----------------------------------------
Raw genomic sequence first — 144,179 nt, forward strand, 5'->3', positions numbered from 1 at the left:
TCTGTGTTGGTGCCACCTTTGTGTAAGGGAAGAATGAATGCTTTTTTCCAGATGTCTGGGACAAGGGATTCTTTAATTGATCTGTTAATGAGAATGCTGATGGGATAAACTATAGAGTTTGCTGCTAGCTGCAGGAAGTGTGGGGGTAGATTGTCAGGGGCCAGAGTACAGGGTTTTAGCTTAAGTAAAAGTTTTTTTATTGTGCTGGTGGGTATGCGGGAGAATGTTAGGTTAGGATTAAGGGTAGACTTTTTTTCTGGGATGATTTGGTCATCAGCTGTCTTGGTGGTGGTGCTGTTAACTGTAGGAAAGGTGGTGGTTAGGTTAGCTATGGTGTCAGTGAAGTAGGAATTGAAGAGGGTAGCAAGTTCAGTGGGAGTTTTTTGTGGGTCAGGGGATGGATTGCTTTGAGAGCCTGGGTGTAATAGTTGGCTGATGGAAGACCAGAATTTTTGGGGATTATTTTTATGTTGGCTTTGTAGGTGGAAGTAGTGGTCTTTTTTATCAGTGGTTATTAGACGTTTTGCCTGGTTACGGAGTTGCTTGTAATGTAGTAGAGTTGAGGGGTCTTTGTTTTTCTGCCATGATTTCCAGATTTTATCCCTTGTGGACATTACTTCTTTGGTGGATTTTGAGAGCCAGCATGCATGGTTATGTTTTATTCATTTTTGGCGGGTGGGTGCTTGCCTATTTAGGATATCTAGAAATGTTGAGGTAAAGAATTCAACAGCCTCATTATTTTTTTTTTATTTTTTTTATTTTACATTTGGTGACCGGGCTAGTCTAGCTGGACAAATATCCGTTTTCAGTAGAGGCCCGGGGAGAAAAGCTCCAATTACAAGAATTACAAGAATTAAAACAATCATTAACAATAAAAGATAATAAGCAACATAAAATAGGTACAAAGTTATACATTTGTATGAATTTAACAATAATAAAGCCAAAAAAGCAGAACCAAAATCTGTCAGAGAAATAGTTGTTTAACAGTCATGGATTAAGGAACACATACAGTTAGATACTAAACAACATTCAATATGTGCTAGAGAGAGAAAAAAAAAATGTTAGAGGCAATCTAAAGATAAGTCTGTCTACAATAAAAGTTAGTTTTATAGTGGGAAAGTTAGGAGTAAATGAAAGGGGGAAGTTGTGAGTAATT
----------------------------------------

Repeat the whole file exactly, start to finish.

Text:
Raw genomic sequence first — 144,179 nt, forward strand, 5'->3', positions numbered from 1 at the left:
TCTGTGTTGGTGCCACCTTTGTGTAAGGGAAGAATGAATGCTTTTTTCCAGATGTCTGGGACAAGGGATTCTTTAATTGATCTGTTAATGAGAATGCTGATGGGATAAACTATAGAGTTTGCTGCTAGCTGCAGGAAGTGTGGGGGTAGATTGTCAGGGGCCAGAGTACAGGGTTTTAGCTTAAGTAAAAGTTTTTTTATTGTGCTGGTGGGTATGCGGGAGAATGTTAGGTTAGGATTAAGGGTAGACTTTTTTTCTGGGATGATTTGGTCATCAGCTGTCTTGGTGGTGGTGCTGTTAACTGTAGGAAAGGTGGTGGTTAGGTTAGCTATGGTGTCAGTGAAGTAGGAATTGAAGAGGGTAGCAAGTTCAGTGGGAGTTTTTTGTGGGTCAGGGGATGGATTGCTTTGAGAGCCTGGGTGTAATAGTTGGCTGATGGAAGACCAGAATTTTTGGGGATTATTTTTATGTTGGCTTTGTAGGTGGAAGTAGTGGTCTTTTTTATCAGTGGTTATTAGACGTTTTGCCTGGTTACGGAGTTGCTTGTAATGTAGTAGAGTTGAGGGGTCTTTGTTTTTCTGCCATGATTTCCAGATTTTATCCCTTGTGGACATTACTTCTTTGGTGGATTTTGAGAGCCAGCATGCATGGTTATGTTTTATTCATTTTTGGCGGGTGGGTGCTTGCCTATTTAGGATATCTAGAAATGTTGAGGTAAAGAATTCAACAGCCTCATTATTTTTTTTTTATTTTTTTTATTTTACATTTGGTGACCGGGCTAGTCTAGCTGGACAAATATCCGTTTTCAGTAGAGGCCCGGGGAGAAAAGCTCCAATTACAAGAATTACAAGAATTAAAACAATCATTAACAATAAAAGATAATAAGCAACATAAAATAGGTACAAAGTTATACATTTGTATGAATTTAACAATAATAAAGCCAAAAAAGCAGAACCAAAATCTGTCAGAGAAATAGTTGTTTAACAGTCATGGATTAAGGAACACATACAGTTAGATACTAAACAACATTCAATATGTGCTAGAGAGAGAAAAAAAAAATGTTAGAGGCAATCTAAAGATAAGTCTGTCTACAATAAAAGTTAGTTTTATAGTGGGAAAGTTAGGAGTAAATGAAAGGGGGAAGTTGTGAGTAATT